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Former left fielder whose dream of playing for the Atlanta Braves never came to fruition. Instead, worked my way through college and got a degree in journalism, pulling off a rare feat: working in the field of my degree. Began working at The Augusta Chronicle in 1998 and have covered many exceptional events since then (12 Masters Tournaments, the 2001 PGA Championship, 1998 Peach Bowl, 2002, 2010 and 2011 SEC Championships, two of USC Aiken's three golf national championships, Augusta State's 2010 and 2011 NCAA Division I golf national championships and four of Augusta State's Division II Elite Eight appearances (men-2008-2010; women-2004) and 12 Augusta Futurities -- along with myriad high school state championship games). In 2008, had a streak of 100 consecutive days of stories in the paper (from January-April). Honored to win first place in the Georgia Press Association's Sports Writing contest in 2009. I live in Augusta with my beautiful wife and our wonderful triplets.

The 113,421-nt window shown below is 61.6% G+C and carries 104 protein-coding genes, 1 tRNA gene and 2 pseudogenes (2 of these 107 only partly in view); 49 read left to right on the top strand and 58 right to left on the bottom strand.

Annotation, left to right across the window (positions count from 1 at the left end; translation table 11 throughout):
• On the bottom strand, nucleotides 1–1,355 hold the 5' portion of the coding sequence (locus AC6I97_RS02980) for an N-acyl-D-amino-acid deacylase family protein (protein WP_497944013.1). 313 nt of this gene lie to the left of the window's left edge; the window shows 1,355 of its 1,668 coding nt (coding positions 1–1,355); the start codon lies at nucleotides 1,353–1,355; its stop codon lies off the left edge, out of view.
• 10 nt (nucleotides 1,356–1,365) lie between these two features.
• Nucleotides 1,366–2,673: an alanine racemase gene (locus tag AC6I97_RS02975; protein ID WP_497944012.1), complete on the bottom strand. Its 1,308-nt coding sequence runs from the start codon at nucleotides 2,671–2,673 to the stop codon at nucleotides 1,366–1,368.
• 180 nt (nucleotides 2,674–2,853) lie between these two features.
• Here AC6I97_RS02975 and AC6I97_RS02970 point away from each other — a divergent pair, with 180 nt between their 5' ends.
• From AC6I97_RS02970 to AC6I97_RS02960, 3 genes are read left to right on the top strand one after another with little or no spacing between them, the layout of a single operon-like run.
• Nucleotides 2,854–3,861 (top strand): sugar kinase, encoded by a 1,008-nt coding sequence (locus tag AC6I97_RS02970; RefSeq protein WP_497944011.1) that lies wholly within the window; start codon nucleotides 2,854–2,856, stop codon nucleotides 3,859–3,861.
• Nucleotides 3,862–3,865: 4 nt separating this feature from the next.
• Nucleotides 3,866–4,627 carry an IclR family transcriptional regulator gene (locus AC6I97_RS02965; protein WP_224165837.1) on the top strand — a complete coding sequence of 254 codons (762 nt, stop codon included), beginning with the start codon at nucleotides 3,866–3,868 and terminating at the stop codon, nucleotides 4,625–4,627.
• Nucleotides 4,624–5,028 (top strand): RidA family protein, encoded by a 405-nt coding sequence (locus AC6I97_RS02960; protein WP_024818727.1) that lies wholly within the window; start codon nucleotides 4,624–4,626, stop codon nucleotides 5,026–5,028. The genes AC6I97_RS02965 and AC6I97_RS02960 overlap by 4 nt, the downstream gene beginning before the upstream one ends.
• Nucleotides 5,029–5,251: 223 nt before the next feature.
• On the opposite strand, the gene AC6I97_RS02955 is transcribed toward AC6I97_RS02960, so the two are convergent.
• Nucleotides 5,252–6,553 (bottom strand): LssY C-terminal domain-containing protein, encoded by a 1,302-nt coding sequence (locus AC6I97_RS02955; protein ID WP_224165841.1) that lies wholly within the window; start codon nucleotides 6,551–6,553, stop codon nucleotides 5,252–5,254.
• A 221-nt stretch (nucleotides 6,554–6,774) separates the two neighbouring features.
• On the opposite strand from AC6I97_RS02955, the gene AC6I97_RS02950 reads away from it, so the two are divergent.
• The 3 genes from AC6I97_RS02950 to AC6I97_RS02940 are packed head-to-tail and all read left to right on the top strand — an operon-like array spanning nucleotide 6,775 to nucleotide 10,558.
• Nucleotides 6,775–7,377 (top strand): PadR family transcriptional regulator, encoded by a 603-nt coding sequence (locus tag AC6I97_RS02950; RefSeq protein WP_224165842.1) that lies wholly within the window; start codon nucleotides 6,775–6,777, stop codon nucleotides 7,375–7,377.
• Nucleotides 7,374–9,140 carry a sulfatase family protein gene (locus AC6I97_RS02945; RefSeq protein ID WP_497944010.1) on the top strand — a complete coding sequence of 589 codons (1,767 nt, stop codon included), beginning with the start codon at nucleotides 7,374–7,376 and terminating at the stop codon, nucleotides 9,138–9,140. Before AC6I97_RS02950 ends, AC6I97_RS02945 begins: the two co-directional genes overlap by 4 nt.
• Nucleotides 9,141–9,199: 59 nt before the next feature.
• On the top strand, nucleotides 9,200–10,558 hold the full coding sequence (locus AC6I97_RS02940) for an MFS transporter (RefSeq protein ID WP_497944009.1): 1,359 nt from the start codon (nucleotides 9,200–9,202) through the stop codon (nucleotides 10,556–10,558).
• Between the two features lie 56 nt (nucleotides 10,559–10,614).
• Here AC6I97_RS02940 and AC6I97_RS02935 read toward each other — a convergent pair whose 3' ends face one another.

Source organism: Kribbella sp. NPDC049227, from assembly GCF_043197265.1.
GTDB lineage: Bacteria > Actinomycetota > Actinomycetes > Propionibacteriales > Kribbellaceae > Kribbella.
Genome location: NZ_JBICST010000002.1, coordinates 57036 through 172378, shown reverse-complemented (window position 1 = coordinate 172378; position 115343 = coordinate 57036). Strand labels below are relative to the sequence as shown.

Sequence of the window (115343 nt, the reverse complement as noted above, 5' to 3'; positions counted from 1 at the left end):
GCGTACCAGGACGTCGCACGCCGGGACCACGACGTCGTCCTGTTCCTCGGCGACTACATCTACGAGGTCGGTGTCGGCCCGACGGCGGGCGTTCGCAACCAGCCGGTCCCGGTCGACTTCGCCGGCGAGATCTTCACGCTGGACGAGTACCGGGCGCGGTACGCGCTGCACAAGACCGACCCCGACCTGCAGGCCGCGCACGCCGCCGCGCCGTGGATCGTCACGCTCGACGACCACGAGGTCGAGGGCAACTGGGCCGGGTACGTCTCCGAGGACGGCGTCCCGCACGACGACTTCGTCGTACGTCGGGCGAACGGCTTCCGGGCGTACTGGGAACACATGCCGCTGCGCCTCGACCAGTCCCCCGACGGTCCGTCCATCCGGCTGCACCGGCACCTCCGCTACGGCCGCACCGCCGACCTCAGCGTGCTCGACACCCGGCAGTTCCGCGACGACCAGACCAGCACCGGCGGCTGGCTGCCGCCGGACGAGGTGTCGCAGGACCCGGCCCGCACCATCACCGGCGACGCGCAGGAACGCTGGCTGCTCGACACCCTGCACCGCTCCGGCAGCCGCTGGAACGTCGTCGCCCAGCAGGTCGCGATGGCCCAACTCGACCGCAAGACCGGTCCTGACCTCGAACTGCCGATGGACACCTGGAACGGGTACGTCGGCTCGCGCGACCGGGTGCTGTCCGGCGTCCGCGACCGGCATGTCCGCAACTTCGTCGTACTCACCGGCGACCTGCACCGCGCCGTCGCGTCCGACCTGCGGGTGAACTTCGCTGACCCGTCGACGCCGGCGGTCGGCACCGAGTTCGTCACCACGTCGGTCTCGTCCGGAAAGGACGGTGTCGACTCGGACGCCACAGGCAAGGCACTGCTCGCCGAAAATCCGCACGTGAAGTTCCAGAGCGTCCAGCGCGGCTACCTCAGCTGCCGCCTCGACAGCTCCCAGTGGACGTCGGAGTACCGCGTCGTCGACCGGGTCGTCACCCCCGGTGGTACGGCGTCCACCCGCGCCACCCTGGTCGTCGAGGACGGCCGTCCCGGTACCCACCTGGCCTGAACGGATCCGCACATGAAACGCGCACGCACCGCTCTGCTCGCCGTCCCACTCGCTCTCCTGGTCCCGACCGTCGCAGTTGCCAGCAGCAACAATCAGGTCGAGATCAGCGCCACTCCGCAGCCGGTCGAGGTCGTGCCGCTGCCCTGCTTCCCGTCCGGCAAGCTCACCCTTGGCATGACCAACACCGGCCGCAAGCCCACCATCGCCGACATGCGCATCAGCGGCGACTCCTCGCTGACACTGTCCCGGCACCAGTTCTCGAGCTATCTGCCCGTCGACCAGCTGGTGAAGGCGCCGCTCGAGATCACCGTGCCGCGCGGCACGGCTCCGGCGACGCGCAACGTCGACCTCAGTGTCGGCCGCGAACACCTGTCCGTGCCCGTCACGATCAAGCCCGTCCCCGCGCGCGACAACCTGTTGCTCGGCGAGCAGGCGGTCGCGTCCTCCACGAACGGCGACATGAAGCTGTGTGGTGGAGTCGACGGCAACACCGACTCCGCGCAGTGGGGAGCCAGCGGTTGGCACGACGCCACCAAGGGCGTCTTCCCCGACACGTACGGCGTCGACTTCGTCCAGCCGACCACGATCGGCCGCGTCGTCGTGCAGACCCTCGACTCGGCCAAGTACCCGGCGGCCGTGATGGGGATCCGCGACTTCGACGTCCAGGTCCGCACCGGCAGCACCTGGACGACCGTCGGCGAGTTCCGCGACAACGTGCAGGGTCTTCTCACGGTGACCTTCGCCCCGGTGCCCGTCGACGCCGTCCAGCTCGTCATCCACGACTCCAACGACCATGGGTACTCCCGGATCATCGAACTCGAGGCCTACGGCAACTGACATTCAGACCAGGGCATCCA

Posted December 31, 2009 01:22 am

Another Hall of Fame Ray Guy Hater

Ray Guy's in Thomson this week holding his annual kicking camp at the high school there. And whenever he's in the area, one thing comes to mind: his annual Pro Football Hall of Fame snub. And with Guy as one of 25 Hall of Fame semifinalists for the 2010 induction, the same arguments arise.

Breaking news: some Hall of Fame voters still don't believe Ray Guy should be enshrined. The same ones who've shut him out the past two decades. 

He is only considered the greatest pure punter ever. Yet, no pure punter ever, make that EVER, has been elected. Instead, guys like Ed Bouchette of the Pittsburgh Post-Gazette would rather have Steelers center Dermontti Dawson, a 7-time Pro Bowler, immortalized. Fine. But there's still room on the ballot for Guy.

There are 44 members on the selection committee (see below). And they disagree with the fans, who believe Guy should be inducted. Check out fanschoice.com to find out who's leading fan voting for the Hall of Fame. Yep, the punter.